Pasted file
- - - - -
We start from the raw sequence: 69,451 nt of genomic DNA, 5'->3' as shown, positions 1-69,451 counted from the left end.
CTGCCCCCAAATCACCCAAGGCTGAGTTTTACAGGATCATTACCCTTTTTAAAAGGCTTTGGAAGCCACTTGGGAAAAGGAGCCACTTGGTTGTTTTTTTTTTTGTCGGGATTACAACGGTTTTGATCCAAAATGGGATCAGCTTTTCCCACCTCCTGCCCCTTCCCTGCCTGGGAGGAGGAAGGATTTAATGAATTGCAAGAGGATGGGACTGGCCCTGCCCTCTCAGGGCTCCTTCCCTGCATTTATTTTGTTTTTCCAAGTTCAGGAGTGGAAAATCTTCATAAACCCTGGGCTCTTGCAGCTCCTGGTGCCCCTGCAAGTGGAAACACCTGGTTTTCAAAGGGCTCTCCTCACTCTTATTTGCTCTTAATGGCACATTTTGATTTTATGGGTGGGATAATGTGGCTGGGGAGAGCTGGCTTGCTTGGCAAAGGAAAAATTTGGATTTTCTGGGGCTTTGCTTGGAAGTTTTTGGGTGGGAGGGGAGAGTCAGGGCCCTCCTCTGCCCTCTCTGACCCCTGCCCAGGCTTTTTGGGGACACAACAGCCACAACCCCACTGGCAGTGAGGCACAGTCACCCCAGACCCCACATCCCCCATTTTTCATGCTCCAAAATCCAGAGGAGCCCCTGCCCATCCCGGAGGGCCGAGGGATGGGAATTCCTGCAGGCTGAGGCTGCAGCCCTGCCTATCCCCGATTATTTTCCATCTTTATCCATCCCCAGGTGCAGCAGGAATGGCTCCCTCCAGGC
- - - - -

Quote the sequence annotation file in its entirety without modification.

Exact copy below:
We start from the raw sequence: 69,451 nt of genomic DNA, 5'->3' as shown, positions 1-69,451 counted from the left end.
CTGCCCCCAAATCACCCAAGGCTGAGTTTTACAGGATCATTACCCTTTTTAAAAGGCTTTGGAAGCCACTTGGGAAAAGGAGCCACTTGGTTGTTTTTTTTTTTGTCGGGATTACAACGGTTTTGATCCAAAATGGGATCAGCTTTTCCCACCTCCTGCCCCTTCCCTGCCTGGGAGGAGGAAGGATTTAATGAATTGCAAGAGGATGGGACTGGCCCTGCCCTCTCAGGGCTCCTTCCCTGCATTTATTTTGTTTTTCCAAGTTCAGGAGTGGAAAATCTTCATAAACCCTGGGCTCTTGCAGCTCCTGGTGCCCCTGCAAGTGGAAACACCTGGTTTTCAAAGGGCTCTCCTCACTCTTATTTGCTCTTAATGGCACATTTTGATTTTATGGGTGGGATAATGTGGCTGGGGAGAGCTGGCTTGCTTGGCAAAGGAAAAATTTGGATTTTCTGGGGCTTTGCTTGGAAGTTTTTGGGTGGGAGGGGAGAGTCAGGGCCCTCCTCTGCCCTCTCTGACCCCTGCCCAGGCTTTTTGGGGACACAACAGCCACAACCCCACTGGCAGTGAGGCACAGTCACCCCAGACCCCACATCCCCCATTTTTCATGCTCCAAAATCCAGAGGAGCCCCTGCCCATCCCGGAGGGCCGAGGGATGGGAATTCCTGCAGGCTGAGGCTGCAGCCCTGCCTATCCCCGATTATTTTCCATCTTTATCCATCCCCAGGTGCAGCAGGAATGGCTCCCTCCAGGC